The Joan Crawford Collection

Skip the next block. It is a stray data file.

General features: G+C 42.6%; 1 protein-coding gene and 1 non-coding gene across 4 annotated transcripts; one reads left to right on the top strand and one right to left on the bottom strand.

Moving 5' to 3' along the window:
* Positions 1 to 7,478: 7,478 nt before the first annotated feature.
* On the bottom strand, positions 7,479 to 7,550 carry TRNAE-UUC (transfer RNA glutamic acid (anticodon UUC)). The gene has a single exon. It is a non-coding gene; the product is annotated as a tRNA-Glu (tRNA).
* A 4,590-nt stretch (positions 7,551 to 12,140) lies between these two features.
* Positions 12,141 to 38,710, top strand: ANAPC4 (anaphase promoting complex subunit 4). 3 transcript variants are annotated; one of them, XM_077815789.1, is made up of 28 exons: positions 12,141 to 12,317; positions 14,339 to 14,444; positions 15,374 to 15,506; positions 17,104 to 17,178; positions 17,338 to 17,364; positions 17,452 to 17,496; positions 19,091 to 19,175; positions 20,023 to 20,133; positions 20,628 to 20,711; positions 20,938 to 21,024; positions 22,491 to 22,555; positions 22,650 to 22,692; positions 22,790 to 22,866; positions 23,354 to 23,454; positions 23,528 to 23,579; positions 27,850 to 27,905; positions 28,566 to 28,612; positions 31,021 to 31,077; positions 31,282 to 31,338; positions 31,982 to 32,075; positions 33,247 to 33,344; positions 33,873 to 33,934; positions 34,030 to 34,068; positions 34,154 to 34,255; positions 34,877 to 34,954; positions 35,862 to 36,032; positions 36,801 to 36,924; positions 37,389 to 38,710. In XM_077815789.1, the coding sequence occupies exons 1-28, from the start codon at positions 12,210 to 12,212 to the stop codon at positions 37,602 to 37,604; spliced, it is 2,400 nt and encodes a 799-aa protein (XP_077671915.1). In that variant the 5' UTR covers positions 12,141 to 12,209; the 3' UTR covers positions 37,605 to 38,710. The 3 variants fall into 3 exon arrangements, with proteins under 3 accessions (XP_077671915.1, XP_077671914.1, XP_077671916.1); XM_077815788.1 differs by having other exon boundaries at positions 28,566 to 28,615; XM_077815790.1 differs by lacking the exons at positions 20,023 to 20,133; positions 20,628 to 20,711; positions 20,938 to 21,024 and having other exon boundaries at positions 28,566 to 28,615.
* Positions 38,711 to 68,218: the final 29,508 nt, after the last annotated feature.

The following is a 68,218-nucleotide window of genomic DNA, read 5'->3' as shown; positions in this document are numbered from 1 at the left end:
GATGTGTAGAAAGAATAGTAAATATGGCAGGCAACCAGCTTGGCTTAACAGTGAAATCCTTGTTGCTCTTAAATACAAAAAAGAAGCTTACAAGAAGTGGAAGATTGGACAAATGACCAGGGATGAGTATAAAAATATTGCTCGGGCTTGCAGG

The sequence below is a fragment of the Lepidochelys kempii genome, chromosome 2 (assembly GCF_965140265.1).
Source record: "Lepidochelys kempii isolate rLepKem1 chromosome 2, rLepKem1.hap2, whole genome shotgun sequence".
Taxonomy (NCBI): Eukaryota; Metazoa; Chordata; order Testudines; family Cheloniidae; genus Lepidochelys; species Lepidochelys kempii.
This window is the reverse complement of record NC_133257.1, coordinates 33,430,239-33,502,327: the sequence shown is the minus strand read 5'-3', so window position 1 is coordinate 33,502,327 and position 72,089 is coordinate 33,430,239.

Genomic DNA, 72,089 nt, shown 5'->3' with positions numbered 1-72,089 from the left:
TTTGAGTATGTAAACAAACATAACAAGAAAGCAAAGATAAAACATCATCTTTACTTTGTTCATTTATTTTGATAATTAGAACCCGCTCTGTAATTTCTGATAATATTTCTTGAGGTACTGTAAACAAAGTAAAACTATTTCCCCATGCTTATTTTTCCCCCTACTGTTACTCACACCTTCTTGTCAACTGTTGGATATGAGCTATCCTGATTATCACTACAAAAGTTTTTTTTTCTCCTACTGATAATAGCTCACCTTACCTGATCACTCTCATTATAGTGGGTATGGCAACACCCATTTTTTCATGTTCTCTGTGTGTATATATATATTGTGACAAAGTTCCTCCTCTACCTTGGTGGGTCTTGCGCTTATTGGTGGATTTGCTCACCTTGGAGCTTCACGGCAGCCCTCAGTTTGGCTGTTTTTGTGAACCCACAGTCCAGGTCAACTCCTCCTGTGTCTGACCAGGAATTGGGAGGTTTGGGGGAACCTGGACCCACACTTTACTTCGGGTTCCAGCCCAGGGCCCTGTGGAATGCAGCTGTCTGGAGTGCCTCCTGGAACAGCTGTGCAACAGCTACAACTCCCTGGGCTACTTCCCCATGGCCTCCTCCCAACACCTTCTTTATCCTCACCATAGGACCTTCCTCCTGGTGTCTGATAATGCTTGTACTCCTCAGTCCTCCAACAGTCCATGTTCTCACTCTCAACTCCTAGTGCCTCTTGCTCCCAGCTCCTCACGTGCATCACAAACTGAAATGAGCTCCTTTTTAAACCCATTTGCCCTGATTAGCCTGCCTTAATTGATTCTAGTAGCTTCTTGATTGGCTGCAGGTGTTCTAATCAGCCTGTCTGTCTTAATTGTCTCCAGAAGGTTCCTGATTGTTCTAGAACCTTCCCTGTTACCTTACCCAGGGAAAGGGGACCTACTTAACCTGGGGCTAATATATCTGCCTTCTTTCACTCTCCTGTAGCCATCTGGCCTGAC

Nobody did stricken horror like Joan Crawford, the '30s MGM working girl turned poised Warner glamour goddess in the '40s. Now the latter studio has thoughtfully packaged five of her most memorable performances in one collection, so you won't miss a single pained look or tortured expression of remorse. The anomaly of the set is The Women, strictly speaking an all-female ensemble piece with Crawford as the scheming counter girl who's stepping out with Norma Shearer's wealthy husband. When Shearer's society friends get together to gossip and sympathise, the brilliantly sparkling dialogue is enough to make you forget that they wind up rationalising hubby's behaviour. Mildred Pierce, meanwhile, finds Crawford out from behind the counter and moving mountains for ungrateful daughter Ann Blyth in a sensational James M. Cain adaptation. No matter what Mildred does for her progeny, she will always be a commoner above her station, and the various shady types surrounding her collude with Blyth to destroy everything she achieves. Ranald MacDougall wrote the razor-sharp dialogue and Michael Curtiz provided the hard-sheen direction, but you can't imagine anyone but Crawford anchoring the production. Humoresque finds her playing an alcoholic society matron who discovers low-born violin prodigy John Garfield; she falls in love with him, but he's more in love with his music, meaning a lot of lonely nights and a tragic conclusion. Technically, it doesn't offer much beyond the usual driven-genius clichés, but it's put together so sincerely that you sing along with every note. Possessed has our heroine suffering the slings and arrows of schizophrenia, which is apparently exacerbated by her pining for capricious lost love Van Heflin; she's sent over the edge when the cad starts seeing her stepdaughter. The pathology is painfully dated, but once again, the whole thing is so genuine in its sentiment that you feel for every questionable turn of Crawford's twisted mind. The one semi-dud is The Damned Don't Cry, with the star climbing out of a life of poverty one man at a time and into a life of crime that places her in danger; it's run of the mill and rather listlessly directed by Vincent Sherman, but even the cobbled-together script provides some choice opportunities for Crawford to first scheme and then wish she had never been born. Offered with a variety of commentaries, featurettes, and rarities from the vaults for your pleasure and fascination. (Warner)